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Several big banks have flunked a test of their savviness about a financial future dominated by technology. Credit unions, too.

Some financial institutions do understand the utility of electronic money transfers, though. Royal Bank of Canada now offers free Interac e-transfers on all personal chequing accounts, while newcomer EQ Bank lets you send five e-transfers at no cost each month and Alberta's ATB Financial includes 10 free e-transfers in its mainstream Unlimited Account. Canadian Imperial Bank of Commerce's new Smart Account is one of the first to make e-transfers just another routine transaction rather than giving them special treatment.

Earth to other banks: E-transfers are a rare win-win in the financial biz. Customers get a better way to move money and banks cut down on the paper chase of chequing. End e-transfer discrimination and stop gouging your customers for extra fees when they use this service.

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Interac e-transfers were introduced in 2002, but they're a taste of a financial future in which money moves nearly instantly from person to person through a mobile phone, tablet or computer. The e-transfer kills cheques dead, full stop.

Two weekends ago, I paid for a share of a birthday present, some gardening work and concert tickets bought by someone else through e-transfer. The money left my account instantly as e-mails went out to notify the people I was paying. The next time I logged into my account online, I saw confirmation messages saying that each of the three parties had accepted their payments. All they needed to do to collect their money was click on a link in the e-mail they received and log on to their bank's website. There's also a security question to answer.

Quick, clean transactions such as these explain why use of Interac e-transfers has increased by 50 per cent annually over the past three years.

This popularity means banks have to make a decision – build customer loyalty by making e-transfers a core banking service, or continue treating these transfers as a kind of exotica that warrants an extra charge.

Here's a quick survey of Interac e-transfer fees using the public websites of banks and credit unions:

  • Bank of Montreal: Includes five e-transfers in its $30-a-month Premium Plan; clients with other accounts pay $1.50 an e-transfer.
  • Coast Capital Savings Credit Union: The Free Chequing, Fee Debit and More Account – no monthly fee – does not appear to cover e-transfers; they run you $1.50 each.
  • Bank of Nova Scotia: $1 to send.
  • Meridian Credit Union: $1.25 to send.
  • National Bank of Canada: $1 to send.
  • Toronto-Dominion Bank: $1.50 to send.

Tangerine, the online bank owned by Scotiabank, is an odd case. The Tangerine Chequing Account has no monthly fees, but Interac e-transfers are excluded and cost $1 each to send. Tangerine does offer its own e-mail money transfers at no cost, but warns it can take two to three business days to complete the transaction.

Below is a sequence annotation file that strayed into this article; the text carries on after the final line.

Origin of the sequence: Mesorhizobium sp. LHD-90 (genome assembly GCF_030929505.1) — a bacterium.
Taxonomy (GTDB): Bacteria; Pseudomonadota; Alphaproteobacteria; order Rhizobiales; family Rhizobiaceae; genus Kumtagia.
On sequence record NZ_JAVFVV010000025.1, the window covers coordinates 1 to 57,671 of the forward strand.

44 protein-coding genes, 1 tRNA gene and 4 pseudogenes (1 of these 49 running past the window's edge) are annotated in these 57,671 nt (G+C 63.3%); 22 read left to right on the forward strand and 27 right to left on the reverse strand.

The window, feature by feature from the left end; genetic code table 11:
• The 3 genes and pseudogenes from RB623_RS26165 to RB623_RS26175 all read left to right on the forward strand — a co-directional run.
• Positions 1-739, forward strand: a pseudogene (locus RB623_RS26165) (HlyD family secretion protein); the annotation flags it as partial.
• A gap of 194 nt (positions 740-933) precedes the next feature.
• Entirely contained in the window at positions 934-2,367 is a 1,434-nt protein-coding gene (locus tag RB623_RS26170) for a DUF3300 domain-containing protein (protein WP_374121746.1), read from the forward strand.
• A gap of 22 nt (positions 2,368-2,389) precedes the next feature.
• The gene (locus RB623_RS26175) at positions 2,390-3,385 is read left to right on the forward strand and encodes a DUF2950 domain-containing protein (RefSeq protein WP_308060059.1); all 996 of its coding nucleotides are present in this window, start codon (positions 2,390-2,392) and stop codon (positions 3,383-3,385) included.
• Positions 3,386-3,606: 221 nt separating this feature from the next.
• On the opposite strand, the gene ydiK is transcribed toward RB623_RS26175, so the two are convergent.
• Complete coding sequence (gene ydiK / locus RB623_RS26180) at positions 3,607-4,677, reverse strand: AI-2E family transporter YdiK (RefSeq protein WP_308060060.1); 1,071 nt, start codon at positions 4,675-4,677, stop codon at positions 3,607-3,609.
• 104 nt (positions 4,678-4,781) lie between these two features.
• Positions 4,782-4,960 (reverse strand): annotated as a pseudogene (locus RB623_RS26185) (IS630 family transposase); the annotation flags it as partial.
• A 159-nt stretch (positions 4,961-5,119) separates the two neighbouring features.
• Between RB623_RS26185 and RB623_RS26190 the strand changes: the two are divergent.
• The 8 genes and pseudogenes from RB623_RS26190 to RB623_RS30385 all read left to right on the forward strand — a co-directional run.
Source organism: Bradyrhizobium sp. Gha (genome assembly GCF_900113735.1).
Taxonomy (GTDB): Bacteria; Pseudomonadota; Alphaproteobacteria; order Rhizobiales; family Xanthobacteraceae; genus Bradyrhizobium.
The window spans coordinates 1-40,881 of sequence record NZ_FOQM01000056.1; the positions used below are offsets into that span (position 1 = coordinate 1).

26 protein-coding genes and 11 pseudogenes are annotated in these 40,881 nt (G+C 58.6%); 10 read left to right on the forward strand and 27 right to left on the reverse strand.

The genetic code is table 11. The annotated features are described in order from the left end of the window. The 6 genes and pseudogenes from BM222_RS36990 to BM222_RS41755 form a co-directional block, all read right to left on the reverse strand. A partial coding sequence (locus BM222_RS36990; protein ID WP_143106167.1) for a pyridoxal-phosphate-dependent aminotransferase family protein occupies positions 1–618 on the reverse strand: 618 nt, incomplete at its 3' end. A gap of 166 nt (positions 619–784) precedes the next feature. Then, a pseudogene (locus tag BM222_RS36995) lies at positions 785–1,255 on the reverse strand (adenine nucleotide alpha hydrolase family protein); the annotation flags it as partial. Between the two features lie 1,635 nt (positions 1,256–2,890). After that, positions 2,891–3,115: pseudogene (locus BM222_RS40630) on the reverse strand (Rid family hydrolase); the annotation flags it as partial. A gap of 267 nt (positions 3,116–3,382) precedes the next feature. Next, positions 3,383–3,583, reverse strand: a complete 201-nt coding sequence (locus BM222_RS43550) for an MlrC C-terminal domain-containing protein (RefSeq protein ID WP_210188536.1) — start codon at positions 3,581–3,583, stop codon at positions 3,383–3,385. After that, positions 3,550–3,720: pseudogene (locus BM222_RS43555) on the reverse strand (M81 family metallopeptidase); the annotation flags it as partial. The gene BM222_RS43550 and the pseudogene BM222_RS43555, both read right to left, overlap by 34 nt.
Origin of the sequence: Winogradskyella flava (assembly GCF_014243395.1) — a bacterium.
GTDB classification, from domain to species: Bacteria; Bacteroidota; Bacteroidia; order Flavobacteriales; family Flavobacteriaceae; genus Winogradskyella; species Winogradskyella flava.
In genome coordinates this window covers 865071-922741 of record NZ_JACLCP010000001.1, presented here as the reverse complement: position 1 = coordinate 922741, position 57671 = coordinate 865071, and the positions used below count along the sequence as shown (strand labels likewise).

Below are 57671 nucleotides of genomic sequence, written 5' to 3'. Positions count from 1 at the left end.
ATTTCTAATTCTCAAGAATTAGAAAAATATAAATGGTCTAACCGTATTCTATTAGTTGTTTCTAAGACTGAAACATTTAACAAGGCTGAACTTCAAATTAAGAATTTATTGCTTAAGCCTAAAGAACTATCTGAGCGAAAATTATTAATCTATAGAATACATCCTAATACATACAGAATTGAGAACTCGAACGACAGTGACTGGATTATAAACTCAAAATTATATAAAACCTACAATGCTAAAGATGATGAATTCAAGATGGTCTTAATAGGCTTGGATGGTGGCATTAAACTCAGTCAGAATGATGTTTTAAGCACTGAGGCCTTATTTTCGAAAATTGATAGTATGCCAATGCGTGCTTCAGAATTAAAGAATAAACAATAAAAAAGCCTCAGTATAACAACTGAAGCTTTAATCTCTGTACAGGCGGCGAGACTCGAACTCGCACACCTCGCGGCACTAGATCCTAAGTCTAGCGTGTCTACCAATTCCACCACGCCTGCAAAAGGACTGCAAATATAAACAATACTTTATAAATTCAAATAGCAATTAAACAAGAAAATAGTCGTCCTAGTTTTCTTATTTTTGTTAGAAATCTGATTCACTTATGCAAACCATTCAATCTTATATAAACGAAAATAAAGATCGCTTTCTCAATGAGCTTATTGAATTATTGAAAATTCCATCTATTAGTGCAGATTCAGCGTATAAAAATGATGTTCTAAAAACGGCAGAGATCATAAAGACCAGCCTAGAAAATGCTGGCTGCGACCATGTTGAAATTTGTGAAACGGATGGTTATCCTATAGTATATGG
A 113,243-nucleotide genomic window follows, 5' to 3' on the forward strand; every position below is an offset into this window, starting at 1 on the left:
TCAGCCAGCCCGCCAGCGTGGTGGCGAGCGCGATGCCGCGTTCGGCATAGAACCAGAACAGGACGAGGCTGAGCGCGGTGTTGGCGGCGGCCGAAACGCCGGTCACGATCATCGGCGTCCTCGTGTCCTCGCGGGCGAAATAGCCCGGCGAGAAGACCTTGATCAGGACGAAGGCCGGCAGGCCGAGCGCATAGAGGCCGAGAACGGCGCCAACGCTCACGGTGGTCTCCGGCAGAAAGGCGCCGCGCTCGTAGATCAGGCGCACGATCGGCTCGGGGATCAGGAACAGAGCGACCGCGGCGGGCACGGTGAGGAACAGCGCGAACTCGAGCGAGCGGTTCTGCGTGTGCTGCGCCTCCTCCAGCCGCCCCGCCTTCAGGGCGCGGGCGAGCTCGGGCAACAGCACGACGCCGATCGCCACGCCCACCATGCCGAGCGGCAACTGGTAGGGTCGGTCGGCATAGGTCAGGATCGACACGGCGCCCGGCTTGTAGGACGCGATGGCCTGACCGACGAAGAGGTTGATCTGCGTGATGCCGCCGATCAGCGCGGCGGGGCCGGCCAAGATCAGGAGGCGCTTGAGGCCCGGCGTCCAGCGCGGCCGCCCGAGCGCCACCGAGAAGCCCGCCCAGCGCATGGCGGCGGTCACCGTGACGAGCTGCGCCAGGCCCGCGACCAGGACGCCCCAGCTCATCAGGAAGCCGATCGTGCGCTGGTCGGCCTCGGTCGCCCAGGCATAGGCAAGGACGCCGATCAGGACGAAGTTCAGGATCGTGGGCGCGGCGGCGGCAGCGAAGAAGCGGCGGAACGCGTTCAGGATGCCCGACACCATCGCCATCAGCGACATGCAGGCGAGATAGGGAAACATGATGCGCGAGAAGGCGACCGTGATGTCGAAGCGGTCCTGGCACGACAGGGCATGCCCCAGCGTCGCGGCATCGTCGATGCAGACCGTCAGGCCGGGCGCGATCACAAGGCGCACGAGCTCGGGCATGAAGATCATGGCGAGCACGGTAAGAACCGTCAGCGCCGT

There's been a lot of talk lately about how the big banks will compete with upstart "fintech" companies that use technology to provide cheaper, more personalized financial services. Offering free e-transfers allows banks to "take away a point of differentiation from emerging players," said David McVay, a consultant to banks at McVay and Associates.

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One of those emerging players is EQ Bank, an online outfit that recently made a big impression by launching with a 3-per-cent interest rate on saving and then cutting it to 2.25 per cent within a few months. EQ doesn't offer ATM withdrawals or Interac debit, but it does allow clients to pay bills and send money through e-transfers.

Free e-transfers are also a way to appeal to millennial clients who don't have extensive relationships with their banks and so are more open to fintech competition. The popularity of e-transfers to young adults can be seen in the fact that more than 50 per cent of RBC e-transfers are done on mobile devices.

Interac, a non-profit banking network, charges financial institutions a wholesale fee on e-transfers. Banks offering free e-transfers are eating this fee, which raises the question of where and when they will boost other costs to its customers.

For now, what matters is that RBC, CIBC, EQ, ATB (and soon, one hopes, others) have freed e-transfers from the tyranny of extra fees. The other banks look out of step.

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The nuts and bolts of Interac e-transfers

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Here are three things to know about Interac e-transfers:

  • Limits: Interac sets a $10,000 limit a transfer, but individual banks and credit unions can apply their own lower caps.
  • Speed: About 50 per cent of e-transfer recipients get instant notification and are able to deposit money immediately; in other cases, there may be a delay of 30 minutes between the time a notification e-mail is sent and received.
  • Availability: Offered by virtually all Canadian financial institutions and thus widely available to people signed up for online banking.
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